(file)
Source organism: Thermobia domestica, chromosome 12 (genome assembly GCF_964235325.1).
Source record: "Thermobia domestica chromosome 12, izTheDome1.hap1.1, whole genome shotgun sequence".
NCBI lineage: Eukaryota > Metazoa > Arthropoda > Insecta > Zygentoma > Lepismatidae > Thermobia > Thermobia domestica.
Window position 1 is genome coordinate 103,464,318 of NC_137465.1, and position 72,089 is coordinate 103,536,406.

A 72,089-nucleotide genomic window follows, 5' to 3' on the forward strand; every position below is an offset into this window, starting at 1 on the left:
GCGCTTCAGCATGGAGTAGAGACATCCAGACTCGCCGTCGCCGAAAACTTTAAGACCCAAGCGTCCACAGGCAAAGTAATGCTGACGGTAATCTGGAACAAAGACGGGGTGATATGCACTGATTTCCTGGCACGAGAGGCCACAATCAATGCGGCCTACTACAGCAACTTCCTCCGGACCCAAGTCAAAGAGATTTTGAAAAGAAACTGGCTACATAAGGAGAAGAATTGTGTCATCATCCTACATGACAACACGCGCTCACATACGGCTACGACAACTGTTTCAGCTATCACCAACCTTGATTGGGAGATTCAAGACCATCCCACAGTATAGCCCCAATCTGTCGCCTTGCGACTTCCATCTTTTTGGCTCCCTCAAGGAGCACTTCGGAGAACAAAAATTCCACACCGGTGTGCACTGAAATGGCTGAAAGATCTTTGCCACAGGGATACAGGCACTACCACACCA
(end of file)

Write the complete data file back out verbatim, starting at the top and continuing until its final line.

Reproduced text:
Source organism: Thermobia domestica, chromosome 12 (genome assembly GCF_964235325.1).
Source record: "Thermobia domestica chromosome 12, izTheDome1.hap1.1, whole genome shotgun sequence".
NCBI lineage: Eukaryota > Metazoa > Arthropoda > Insecta > Zygentoma > Lepismatidae > Thermobia > Thermobia domestica.
Window position 1 is genome coordinate 103,464,318 of NC_137465.1, and position 72,089 is coordinate 103,536,406.

A 72,089-nucleotide genomic window follows, 5' to 3' on the forward strand; every position below is an offset into this window, starting at 1 on the left:
GCGCTTCAGCATGGAGTAGAGACATCCAGACTCGCCGTCGCCGAAAACTTTAAGACCCAAGCGTCCACAGGCAAAGTAATGCTGACGGTAATCTGGAACAAAGACGGGGTGATATGCACTGATTTCCTGGCACGAGAGGCCACAATCAATGCGGCCTACTACAGCAACTTCCTCCGGACCCAAGTCAAAGAGATTTTGAAAAGAAACTGGCTACATAAGGAGAAGAATTGTGTCATCATCCTACATGACAACACGCGCTCACATACGGCTACGACAACTGTTTCAGCTATCACCAACCTTGATTGGGAGATTCAAGACCATCCCACAGTATAGCCCCAATCTGTCGCCTTGCGACTTCCATCTTTTTGGCTCCCTCAAGGAGCACTTCGGAGAACAAAAATTCCACACCGGTGTGCACTGAAATGGCTGAAAGATCTTTGCCACAGGGATACAGGCACTACCACACCA